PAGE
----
When it comes to small provincial towns, it is up to us to make the most of them.
I first came to Valladolid in 2013, with my family, just one week after we moved to Mexico to live. Although we had already decided to live in Playa del Carmen, we were just checking out the options nearby.
We had our best dinner in Mexico so far on that occasion, in La Casona de Valladolid, just off the zócalo (main square) in street 41. It is actually a hacienda with elegant balconies, a large veranda and a courtyard with a lovely fountain. They don't serve dinners here any more (last time I checked was December 2016), only lunches, so if you are just stopping by at the end of the day, this place is not for you (although they do have a high-end craft and souvenir shop).
We also got pretty smashed on tequila that night, with my husband and my son, in a bar opposite the restaurant. The bar is closed now but at the time it had posters of Mexican revolutionaries and some gun replicas. What an introduction to Mexico! And a barman called Angel. Well, that night he was a devil and he got us trying all kinds of tequilas with and without chillies, with and without sangria, with and without orange, then chillies again and then some mezcal. As far as I can remember!
Valladolid is sort of in the middle, wherever you go in Yucatán, so I've been back many times. It's exactly half way between Mérida and Cancún and only 29 miles east of Chichén Itzá.
So you can stop here after your trip to Chichén Itzá, Ek' Balam, or Río Lagartos. Or you can plan staying here (come by ADO bus) for a few days and make the trips from here. I will never forget the one night we stayed here!
There are seven colonial churches in this provincial town. However, if you are here for a short stop, you will only have time for the Cathedral of San Gervasio, on the south side of the Zócalo park. It was completed in 1570 by the Franciscans, then badly damaged during the caste war (1847-1852) between the Maya and the Spanish and rebuilt again in 1702.
My current favourite activity when stopping in this town is just sitting on a lovers' bench (designed for two people facing each other) in the main park and having an ice cream.
If you are here on an organised tour, they will usually give you half an hour and you can do a quick visit of Ayuntamiento, the Town Hall, where they have a dramatic display of large paintings of Mexican history on the first floor (free entry).
What else to do in Valladolid? One block east of the Zócalo (main square) is the Museum of San Roque, which houses hundreds of objects about the life of the Maya.
What might appeal even more is the private home museum Casa de los Venados where they have a collection of Mexican folk art. You would have to come here at 10am, 11am or 1pm when they open the door and offer the tours of the day (in both English and Spanish).
The Calzada de los Frailes (Calle 41A) is a ten-minute walk south from the town square. This street consists of colonial homes with great architecture and it ends at the park of the ex-convent San Bernardino de Siena (street 49/50) in the Sisal neighbourhood. The Convent was built in 1552 by the Franciscans over the vault of a very large cenote. You can still see the ancient garden. The monks raised all their own food; they planted huge orchards and vegetable gardens and had fresh water from the cenote. A large hydraulic wheel was built at the opening to the cenote in the 17th century. Later still, the deterioration of Valladolid after the bloody phase of the Caste War included the convent. It has been repaired and used as a hospital since.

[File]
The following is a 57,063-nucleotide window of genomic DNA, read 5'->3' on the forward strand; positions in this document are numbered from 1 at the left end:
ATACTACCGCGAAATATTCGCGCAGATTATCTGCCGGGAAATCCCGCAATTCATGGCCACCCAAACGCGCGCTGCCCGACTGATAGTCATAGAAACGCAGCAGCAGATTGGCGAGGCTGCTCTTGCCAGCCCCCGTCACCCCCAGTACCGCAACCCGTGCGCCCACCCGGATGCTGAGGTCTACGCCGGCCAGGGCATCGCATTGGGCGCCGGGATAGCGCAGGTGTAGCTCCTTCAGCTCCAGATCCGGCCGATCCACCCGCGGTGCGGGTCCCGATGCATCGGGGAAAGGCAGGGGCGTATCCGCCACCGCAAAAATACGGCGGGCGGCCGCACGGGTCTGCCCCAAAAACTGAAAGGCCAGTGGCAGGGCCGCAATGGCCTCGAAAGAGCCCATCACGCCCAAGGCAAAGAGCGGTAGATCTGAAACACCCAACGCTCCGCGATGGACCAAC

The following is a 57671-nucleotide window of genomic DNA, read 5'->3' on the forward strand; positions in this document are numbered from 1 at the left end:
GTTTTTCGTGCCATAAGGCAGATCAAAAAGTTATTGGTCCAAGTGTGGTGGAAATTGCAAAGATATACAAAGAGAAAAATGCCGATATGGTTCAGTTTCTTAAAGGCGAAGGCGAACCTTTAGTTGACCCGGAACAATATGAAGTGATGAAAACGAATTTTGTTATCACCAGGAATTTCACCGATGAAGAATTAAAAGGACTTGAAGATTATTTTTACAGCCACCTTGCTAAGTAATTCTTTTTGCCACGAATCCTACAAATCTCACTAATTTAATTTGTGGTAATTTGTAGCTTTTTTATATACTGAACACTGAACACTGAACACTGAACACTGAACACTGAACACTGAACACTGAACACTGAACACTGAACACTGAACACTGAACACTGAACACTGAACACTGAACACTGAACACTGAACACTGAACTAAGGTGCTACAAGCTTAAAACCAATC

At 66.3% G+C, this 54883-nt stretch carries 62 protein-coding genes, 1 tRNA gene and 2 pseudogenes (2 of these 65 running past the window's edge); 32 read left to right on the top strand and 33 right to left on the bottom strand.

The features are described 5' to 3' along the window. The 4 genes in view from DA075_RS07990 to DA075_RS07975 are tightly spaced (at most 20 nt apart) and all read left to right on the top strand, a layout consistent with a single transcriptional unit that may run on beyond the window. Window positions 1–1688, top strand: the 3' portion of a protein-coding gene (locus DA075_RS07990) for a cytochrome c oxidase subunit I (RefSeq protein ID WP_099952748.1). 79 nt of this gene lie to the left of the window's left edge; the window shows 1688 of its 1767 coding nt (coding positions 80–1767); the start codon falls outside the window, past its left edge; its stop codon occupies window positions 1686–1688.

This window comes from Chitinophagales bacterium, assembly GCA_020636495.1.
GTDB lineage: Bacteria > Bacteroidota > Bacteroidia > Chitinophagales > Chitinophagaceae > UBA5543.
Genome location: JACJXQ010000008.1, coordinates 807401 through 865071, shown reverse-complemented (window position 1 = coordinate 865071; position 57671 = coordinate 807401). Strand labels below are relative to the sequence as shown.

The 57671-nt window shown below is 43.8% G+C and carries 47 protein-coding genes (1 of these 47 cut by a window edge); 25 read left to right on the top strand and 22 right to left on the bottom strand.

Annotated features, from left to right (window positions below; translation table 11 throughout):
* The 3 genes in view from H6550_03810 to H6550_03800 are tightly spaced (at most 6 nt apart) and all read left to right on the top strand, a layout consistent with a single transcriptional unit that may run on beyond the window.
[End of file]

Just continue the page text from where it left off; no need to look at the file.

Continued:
After all that walking you can cool off in cenote Zací, three blocks from the main square (at Calle 36 between Calles 37 and 39) and have lunch after your swim as there is a restaurant on the property. Cenote Zací takes its name from the pre-Hispanic settlement city on top of which Valladolid was founded. Zací in Mayan means 'white hawk'. In 1543 the Spanish conquistador Francisco de Montejo the Younger led a war against the Cupul royal family, who ruled Zací and the neighbouring area (including Ek' Balam city), in an attempt to conquer them. He built Valladolid on top of the Mayan temples, as was then common practice by the Spanish. The white hawk of Zací is the coat of arms of the city until today.
As for a nice dinner, we now go to Atrio del Mayab, just next to the church on the main square, because I just love restaurants with gardens, particularly in the hot climate. The food is always good here. Atrio de Mayab serves Yucatec specialities and even Yucatec beer called Ceiba. I had tortillas with chicken on my last visit. They serve Pico de Gallo (fresh tomato salsa) as a free starter and we were also offered Sikil Pak, Mayan dip made of pumpkin seeds, absolutely wonderful. I will definitely try this recipe. There is a lady who makes fresh tortillas on the spot.
Mix & Match:
How to get there:
You can take a bus from Cancún (2 hours), Playa del Carmen (2 hours), Mérida (just over 2 hours) or Tulum (1 h 30 min). If going by car, Valladolid is just off the toll highway (180D); the exit is about 3 mi/4.8km north of the centre of town. The old highway (180) runs east-west through the centre of town.